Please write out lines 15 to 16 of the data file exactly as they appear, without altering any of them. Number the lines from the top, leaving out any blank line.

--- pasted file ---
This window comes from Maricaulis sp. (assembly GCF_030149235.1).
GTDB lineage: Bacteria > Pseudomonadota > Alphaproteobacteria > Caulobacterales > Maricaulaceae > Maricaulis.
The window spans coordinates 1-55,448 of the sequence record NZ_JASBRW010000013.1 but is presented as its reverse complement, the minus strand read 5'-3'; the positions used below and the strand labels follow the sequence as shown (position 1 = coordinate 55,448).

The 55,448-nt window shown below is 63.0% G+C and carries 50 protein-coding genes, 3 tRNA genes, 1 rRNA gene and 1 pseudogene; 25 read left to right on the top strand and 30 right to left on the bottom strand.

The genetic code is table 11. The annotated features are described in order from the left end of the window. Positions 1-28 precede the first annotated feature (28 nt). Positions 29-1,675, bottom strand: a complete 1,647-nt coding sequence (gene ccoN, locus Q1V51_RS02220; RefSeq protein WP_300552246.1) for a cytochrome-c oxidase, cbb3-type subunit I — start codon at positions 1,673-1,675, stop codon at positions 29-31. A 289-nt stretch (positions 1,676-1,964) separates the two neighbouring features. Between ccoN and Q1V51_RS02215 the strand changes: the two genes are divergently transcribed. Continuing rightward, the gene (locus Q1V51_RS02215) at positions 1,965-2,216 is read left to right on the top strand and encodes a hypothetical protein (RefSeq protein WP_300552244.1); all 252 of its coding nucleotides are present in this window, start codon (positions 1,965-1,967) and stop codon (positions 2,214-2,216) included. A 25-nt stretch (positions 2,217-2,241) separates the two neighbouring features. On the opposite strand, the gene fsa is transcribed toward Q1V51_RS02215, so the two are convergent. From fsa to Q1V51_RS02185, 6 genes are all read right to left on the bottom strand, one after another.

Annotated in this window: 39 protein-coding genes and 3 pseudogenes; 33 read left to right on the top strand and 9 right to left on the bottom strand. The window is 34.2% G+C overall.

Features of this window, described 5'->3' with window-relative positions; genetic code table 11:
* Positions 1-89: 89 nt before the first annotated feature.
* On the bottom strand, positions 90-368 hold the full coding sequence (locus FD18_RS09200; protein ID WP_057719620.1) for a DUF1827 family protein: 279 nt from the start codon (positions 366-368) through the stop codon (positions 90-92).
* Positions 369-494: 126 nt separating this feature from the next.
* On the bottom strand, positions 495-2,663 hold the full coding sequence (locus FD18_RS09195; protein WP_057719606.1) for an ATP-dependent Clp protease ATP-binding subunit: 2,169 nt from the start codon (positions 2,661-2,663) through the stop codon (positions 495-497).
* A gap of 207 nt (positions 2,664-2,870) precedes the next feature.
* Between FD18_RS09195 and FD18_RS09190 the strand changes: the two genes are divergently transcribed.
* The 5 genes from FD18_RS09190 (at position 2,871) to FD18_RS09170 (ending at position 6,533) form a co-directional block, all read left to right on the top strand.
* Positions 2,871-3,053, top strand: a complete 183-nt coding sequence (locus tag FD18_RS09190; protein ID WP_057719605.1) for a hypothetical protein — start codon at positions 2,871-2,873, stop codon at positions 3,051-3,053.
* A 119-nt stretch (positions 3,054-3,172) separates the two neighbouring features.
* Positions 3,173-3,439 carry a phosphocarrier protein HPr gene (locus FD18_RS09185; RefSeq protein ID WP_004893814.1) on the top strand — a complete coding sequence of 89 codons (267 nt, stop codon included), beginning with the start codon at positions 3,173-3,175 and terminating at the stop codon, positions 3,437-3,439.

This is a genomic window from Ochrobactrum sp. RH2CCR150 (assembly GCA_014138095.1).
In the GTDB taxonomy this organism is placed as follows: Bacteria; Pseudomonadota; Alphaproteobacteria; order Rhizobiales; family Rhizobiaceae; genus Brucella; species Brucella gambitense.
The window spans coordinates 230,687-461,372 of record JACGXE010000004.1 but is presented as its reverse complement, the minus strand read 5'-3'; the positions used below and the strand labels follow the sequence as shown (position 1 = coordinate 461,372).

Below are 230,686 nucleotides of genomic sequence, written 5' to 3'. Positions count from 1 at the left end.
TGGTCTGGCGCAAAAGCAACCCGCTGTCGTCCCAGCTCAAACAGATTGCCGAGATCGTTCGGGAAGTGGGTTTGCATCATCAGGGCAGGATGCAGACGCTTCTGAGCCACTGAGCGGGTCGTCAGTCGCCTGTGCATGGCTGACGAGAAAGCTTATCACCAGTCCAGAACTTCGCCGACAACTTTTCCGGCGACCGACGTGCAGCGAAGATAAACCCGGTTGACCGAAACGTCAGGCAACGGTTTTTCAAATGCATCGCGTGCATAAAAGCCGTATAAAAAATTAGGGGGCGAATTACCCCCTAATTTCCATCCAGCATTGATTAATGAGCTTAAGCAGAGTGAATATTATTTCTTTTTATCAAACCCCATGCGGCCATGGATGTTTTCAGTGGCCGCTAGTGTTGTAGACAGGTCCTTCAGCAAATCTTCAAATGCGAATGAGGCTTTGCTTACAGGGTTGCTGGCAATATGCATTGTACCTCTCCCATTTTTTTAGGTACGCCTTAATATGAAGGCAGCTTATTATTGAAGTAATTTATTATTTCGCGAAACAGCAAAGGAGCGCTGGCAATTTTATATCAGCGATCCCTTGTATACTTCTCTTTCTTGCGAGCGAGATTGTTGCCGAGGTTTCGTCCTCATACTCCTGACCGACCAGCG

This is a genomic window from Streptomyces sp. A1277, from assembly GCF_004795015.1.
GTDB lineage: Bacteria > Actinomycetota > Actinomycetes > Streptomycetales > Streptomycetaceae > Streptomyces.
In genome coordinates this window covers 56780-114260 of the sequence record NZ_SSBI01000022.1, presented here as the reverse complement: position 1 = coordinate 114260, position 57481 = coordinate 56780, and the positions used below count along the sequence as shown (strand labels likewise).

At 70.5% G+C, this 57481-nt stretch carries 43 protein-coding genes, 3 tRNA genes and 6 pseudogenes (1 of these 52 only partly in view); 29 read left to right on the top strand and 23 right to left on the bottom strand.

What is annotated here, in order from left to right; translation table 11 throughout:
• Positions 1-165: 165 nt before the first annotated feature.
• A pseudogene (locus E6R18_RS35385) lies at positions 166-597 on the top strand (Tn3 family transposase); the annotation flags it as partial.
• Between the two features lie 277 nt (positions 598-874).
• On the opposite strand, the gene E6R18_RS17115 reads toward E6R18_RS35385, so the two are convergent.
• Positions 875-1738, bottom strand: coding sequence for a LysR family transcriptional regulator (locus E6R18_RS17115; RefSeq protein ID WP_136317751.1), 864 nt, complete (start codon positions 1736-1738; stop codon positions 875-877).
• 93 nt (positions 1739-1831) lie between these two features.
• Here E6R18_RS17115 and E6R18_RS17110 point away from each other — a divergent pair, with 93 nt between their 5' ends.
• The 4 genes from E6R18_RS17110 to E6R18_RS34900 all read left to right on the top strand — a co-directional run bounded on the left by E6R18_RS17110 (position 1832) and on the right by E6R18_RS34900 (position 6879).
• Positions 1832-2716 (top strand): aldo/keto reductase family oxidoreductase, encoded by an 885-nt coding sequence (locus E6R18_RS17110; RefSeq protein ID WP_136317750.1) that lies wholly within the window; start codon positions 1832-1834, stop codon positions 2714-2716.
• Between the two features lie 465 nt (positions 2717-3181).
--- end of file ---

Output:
* Positions 2,871-3,053, top strand: a complete 183-nt coding sequence (locus tag FD18_RS09190; protein ID WP_057719605.1) for a hypothetical protein — start codon at positions 2,871-2,873, stop codon at positions 3,051-3,053.
* A 119-nt stretch (positions 3,054-3,172) separates the two neighbouring features.